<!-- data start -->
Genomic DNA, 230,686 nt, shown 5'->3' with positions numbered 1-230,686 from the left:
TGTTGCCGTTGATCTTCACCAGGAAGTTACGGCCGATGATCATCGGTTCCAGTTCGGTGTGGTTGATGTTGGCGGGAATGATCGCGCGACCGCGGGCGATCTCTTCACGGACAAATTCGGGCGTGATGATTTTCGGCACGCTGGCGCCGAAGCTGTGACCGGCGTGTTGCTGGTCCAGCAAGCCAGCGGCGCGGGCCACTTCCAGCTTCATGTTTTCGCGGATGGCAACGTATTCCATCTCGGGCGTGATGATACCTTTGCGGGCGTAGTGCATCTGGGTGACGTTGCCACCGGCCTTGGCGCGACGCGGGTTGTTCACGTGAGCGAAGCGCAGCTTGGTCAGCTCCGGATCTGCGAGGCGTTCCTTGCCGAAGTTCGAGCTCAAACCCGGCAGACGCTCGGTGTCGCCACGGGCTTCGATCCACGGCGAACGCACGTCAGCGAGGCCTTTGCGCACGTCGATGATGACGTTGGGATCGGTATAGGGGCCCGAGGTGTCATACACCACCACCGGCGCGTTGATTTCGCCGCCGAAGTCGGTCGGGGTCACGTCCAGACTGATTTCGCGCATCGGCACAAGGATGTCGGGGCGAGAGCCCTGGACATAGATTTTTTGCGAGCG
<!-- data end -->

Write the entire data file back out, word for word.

Genomic DNA, 230,686 nt, shown 5'->3' with positions numbered 1-230,686 from the left:
TGTTGCCGTTGATCTTCACCAGGAAGTTACGGCCGATGATCATCGGTTCCAGTTCGGTGTGGTTGATGTTGGCGGGAATGATCGCGCGACCGCGGGCGATCTCTTCACGGACAAATTCGGGCGTGATGATTTTCGGCACGCTGGCGCCGAAGCTGTGACCGGCGTGTTGCTGGTCCAGCAAGCCAGCGGCGCGGGCCACTTCCAGCTTCATGTTTTCGCGGATGGCAACGTATTCCATCTCGGGCGTGATGATACCTTTGCGGGCGTAGTGCATCTGGGTGACGTTGCCACCGGCCTTGGCGCGACGCGGGTTGTTCACGTGAGCGAAGCGCAGCTTGGTCAGCTCCGGATCTGCGAGGCGTTCCTTGCCGAAGTTCGAGCTCAAACCCGGCAGACGCTCGGTGTCGCCACGGGCTTCGATCCACGGCGAACGCACGTCAGCGAGGCCTTTGCGCACGTCGATGATGACGTTGGGATCGGTATAGGGGCCCGAGGTGTCATACACCACCACCGGCGCGTTGATTTCGCCGCCGAAGTCGGTCGGGGTCACGTCCAGACTGATTTCGCGCATCGGCACAAGGATGTCGGGGCGAGAGCCCTGGACATAGATTTTTTGCGAGCG